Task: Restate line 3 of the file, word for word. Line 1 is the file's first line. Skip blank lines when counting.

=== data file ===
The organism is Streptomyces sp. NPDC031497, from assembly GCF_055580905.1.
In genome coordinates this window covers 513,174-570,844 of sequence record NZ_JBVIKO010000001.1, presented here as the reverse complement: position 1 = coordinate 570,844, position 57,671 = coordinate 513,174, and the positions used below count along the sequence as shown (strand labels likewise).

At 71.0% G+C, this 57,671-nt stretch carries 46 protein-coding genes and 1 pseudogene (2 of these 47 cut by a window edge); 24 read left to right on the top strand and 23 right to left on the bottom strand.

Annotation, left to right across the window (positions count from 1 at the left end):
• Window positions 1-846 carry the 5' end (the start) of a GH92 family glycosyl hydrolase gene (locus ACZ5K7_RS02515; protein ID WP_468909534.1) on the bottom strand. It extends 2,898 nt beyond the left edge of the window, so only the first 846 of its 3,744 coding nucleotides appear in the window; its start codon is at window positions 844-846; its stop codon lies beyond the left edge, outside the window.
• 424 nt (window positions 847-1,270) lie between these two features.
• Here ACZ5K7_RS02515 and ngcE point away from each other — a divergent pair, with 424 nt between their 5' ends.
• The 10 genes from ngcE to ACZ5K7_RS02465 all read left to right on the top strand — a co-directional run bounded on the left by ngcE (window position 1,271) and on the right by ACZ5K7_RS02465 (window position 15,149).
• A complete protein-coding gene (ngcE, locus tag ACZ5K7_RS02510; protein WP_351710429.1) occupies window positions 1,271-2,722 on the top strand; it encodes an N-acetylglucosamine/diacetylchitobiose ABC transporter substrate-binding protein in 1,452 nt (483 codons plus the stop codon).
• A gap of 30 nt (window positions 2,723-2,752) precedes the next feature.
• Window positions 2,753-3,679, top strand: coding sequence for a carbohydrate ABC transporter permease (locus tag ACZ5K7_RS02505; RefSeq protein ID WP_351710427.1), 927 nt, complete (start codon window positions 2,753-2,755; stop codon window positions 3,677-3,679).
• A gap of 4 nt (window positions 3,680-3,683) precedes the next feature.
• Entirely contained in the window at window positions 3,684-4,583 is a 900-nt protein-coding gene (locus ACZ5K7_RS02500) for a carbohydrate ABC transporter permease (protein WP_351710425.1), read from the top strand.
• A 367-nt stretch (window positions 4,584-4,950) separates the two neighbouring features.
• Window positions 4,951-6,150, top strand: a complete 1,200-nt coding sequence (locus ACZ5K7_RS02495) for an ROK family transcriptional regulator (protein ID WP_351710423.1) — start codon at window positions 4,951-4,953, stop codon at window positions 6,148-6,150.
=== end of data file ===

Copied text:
At 71.0% G+C, this 57,671-nt stretch carries 46 protein-coding genes and 1 pseudogene (2 of these 47 cut by a window edge); 24 read left to right on the top strand and 23 right to left on the bottom strand.